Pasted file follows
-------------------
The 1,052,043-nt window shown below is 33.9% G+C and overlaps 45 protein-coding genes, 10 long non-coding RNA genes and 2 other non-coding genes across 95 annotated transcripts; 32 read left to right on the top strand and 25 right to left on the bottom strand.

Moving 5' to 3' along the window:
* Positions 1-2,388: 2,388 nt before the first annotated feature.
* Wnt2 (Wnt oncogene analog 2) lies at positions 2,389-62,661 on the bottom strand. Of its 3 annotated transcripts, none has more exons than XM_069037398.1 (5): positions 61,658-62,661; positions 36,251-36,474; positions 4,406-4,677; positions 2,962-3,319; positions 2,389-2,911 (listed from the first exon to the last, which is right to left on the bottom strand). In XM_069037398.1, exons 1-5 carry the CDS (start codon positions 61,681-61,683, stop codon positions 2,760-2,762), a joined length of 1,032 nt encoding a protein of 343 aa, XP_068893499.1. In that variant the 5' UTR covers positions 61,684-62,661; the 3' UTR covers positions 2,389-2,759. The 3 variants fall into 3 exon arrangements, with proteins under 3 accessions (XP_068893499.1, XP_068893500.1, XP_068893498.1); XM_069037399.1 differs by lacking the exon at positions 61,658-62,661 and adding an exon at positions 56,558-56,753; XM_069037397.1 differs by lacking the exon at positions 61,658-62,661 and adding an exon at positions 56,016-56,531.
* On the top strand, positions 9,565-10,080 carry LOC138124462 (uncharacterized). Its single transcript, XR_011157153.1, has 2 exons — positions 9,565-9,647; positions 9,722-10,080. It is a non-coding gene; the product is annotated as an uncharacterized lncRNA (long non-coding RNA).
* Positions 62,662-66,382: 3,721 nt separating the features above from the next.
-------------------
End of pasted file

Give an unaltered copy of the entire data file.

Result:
The 1,052,043-nt window shown below is 33.9% G+C and overlaps 45 protein-coding genes, 10 long non-coding RNA genes and 2 other non-coding genes across 95 annotated transcripts; 32 read left to right on the top strand and 25 right to left on the bottom strand.

Moving 5' to 3' along the window:
* Positions 1-2,388: 2,388 nt before the first annotated feature.
* Wnt2 (Wnt oncogene analog 2) lies at positions 2,389-62,661 on the bottom strand. Of its 3 annotated transcripts, none has more exons than XM_069037398.1 (5): positions 61,658-62,661; positions 36,251-36,474; positions 4,406-4,677; positions 2,962-3,319; positions 2,389-2,911 (listed from the first exon to the last, which is right to left on the bottom strand). In XM_069037398.1, exons 1-5 carry the CDS (start codon positions 61,681-61,683, stop codon positions 2,760-2,762), a joined length of 1,032 nt encoding a protein of 343 aa, XP_068893499.1. In that variant the 5' UTR covers positions 61,684-62,661; the 3' UTR covers positions 2,389-2,759. The 3 variants fall into 3 exon arrangements, with proteins under 3 accessions (XP_068893499.1, XP_068893500.1, XP_068893498.1); XM_069037399.1 differs by lacking the exon at positions 61,658-62,661 and adding an exon at positions 56,558-56,753; XM_069037397.1 differs by lacking the exon at positions 61,658-62,661 and adding an exon at positions 56,016-56,531.
* On the top strand, positions 9,565-10,080 carry LOC138124462 (uncharacterized). Its single transcript, XR_011157153.1, has 2 exons — positions 9,565-9,647; positions 9,722-10,080. It is a non-coding gene; the product is annotated as an uncharacterized lncRNA (long non-coding RNA).
* Positions 62,662-66,382: 3,721 nt separating the features above from the next.